Four Weeks and Counting

I have now made a new post every day for the past 30 days. Wow.

As usual, not much to see here unless you just like reading about my process, for some reason.

I still have a logo being developed. I am reluctant to move forward with publicizing this blog until I have a good visual identity for it. I don’t even have a favicon or anything right now.

It has been quite an experience so far, though. I’m not used to writing essays, even short ones, several days a week. That’s not the kind of thing one tends to do even in college. Of course, I’m also not attending classes or taking tests–just work.

This past week also saw a modest spike in traffic. There is an upward trend, if only a small one at this point. I suppose that’s not bad considering I’ve only posted the link a few times on my Facebook page and given it directly to a few people. I think if I made more earnest efforts to publicize it, it would spread further. At that point, I would like to have more guest posts.

When I am ready to do more publicizing, I can take advantage of WordPress’ “publicize” features. It can post to Facebook, Twitter, LinkedIn, Tumblr, Path, and Google+. I imagine I will use all of those except LinkedIn and Path. I don’t even know what Path is, and this blog is not something I would care to publicize on my professional LinkedIn account. Maybe at some point in the future.

In more topical news, I found myself disappointed in the outcome of the elections and votes this past Tuesday. It was decidedly a mixed bag. Kentucky went full Tea Party. Houston rejected a perfectly reasonable anti-discrimination law after a vicious campaign to demonize trans people was launched to attack it. On the other hand, socialist Kshama Sawant held onto her city council seat in Seattle, and the city council itself is now more than half women for the first time in its history. Unfortunately, odd-year elections have abysmal voter turnout rates, even though it’s when many local and state-level elections are held. Such elections can have a much greater impact on one’s daily life than anything the federal government does, and yet barely anyone votes in them. Turnout rates in odd years are typically in the middle to low teens, which is just pathetic. And a concerted fearmongering campaign, like the one in Houston, tends to see much more success than any kind of positive or genuinely issue-driven messaging. I suppose that’s all I have to say about that at the moment.

A final note for today’s post, though. I’ve been giving some thought to the purpose of this blog as well as its audience. One of the things I find unhelpful in much writing on complex topics is the heavy use of insider jargon and academic terminology that are presented without explanation. If one is addressing an insider or academic audience, of course, this is perfectly appropriate, but general audiences are unlikely to have much patience with it. To that end, I try to keep the language simple–only as complex as it needs to be to communicate the point. Second, I try to think about what my audience is from a demographic perspective. It’s not like black people need me to explain to them what it’s like to be black, any more than I can tell women about the issues they face, or autistic people about their own difficulties. That’s not my role, nor should it be. What I do want to do is highlight those perspectives for people who may be unfamiliar with them. In other words, my goal is to educate and provoke further thought and discussion, whether it happens here or in one’s personal life. I’m a straight, white, cisgender male in my mid-30s. I work in the software industry. I’m an atheist. I am the precise target demographic of Men’s Rights Activists, white supremacists, libertarians, militant atheists, and other forms of reactionary opposition to a culture that is grasping at genuine diversity and equality. I can understand the impulses and thought processes that lead one to identify with one or more of the movements mentioned, though I do not share them. I suppose I can hope that someone who is on the fence might stumble across this blog, do some reading, and go in a different direction than they might otherwise. If what I write here manages to make someone think more about the world they live in, then I’ve done what I set out to do.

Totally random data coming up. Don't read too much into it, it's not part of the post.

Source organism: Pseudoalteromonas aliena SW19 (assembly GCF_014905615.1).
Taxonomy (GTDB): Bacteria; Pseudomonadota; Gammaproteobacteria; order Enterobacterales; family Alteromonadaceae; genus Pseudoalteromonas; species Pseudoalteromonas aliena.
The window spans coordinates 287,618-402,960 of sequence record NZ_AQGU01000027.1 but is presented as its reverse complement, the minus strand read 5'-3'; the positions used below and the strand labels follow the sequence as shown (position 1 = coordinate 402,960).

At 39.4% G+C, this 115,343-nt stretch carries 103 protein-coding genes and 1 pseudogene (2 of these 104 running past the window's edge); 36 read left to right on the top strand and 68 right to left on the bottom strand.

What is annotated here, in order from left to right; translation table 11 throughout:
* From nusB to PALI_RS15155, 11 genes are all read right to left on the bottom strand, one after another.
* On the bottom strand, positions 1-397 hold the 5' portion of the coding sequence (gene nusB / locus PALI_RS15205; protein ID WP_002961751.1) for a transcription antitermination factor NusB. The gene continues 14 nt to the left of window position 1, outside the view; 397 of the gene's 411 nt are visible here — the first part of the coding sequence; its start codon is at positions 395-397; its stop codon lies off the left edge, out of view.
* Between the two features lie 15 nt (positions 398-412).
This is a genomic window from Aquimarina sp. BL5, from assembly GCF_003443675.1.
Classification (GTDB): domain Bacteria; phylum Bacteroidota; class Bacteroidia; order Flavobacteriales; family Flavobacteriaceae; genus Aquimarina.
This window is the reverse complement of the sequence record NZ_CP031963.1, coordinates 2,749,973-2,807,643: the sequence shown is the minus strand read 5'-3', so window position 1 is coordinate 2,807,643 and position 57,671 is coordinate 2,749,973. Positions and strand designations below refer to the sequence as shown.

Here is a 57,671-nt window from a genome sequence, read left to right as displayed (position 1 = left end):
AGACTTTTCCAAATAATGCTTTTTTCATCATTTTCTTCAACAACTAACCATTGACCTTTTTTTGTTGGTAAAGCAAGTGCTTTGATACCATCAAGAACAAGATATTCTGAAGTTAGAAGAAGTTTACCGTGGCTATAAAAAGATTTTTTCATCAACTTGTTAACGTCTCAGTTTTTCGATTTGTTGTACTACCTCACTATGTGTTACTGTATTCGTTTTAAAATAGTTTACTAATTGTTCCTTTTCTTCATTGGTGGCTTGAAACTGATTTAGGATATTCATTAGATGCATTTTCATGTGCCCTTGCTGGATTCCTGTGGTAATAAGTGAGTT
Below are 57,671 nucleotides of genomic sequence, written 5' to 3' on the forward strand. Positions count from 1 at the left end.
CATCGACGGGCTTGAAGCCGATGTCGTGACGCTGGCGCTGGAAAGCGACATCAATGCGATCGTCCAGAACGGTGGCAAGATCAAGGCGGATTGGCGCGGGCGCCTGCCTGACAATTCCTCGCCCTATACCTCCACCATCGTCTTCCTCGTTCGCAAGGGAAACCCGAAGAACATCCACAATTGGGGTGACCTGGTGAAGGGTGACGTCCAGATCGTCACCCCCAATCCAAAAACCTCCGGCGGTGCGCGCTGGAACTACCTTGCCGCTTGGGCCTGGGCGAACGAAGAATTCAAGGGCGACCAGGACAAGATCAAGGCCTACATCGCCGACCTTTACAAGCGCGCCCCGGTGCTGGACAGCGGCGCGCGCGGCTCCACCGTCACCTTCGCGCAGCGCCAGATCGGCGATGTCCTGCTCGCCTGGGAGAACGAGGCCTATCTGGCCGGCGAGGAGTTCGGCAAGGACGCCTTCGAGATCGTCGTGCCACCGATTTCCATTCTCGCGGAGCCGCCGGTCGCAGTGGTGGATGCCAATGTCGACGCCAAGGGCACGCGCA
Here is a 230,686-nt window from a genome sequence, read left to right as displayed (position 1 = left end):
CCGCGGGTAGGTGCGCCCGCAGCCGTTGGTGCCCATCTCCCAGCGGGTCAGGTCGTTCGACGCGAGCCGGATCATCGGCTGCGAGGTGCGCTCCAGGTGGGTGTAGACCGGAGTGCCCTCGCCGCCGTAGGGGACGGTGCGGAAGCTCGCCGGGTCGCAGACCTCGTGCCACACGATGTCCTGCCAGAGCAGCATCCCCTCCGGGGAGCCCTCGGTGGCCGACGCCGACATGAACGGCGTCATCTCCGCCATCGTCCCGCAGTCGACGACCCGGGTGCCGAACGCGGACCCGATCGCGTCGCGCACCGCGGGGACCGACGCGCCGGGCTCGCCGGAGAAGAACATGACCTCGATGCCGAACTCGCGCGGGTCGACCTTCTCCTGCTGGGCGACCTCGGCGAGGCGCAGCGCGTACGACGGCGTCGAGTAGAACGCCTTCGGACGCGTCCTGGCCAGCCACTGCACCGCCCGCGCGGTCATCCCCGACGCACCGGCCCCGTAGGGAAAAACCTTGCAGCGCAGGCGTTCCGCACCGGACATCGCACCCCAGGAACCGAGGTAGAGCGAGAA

I realized in the course of writing some of these posts that my style is a bit spare. My sentences follow established patterns. It’s unlike the fiction writing I do, where I employ much more variety in both vocabulary and sentence structure. I am still uncertain whether I should mix up the style more, at the risk of making it less accessible, or keep it like it is so it might reach the greatest number of people, even if that means the writing itself is not technically exciting. It’s possible I will settle into a more specific style as time goes on. I suppose we’ll see.

In any case, I’ve been doing this for a month now and I plan to keep going! I feel a little bad about not doing NaNoWriMo this year, but I’ll live. Perhaps next year I will give it another try, and find some way to integrate it with this blog.

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About the Author

James
James runs this blog and likes to write about society, culture, politics, science, technology, social justice, and pretty much anything else. Rumor has it people read his posts sometimes.

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Four Weeks and Counting

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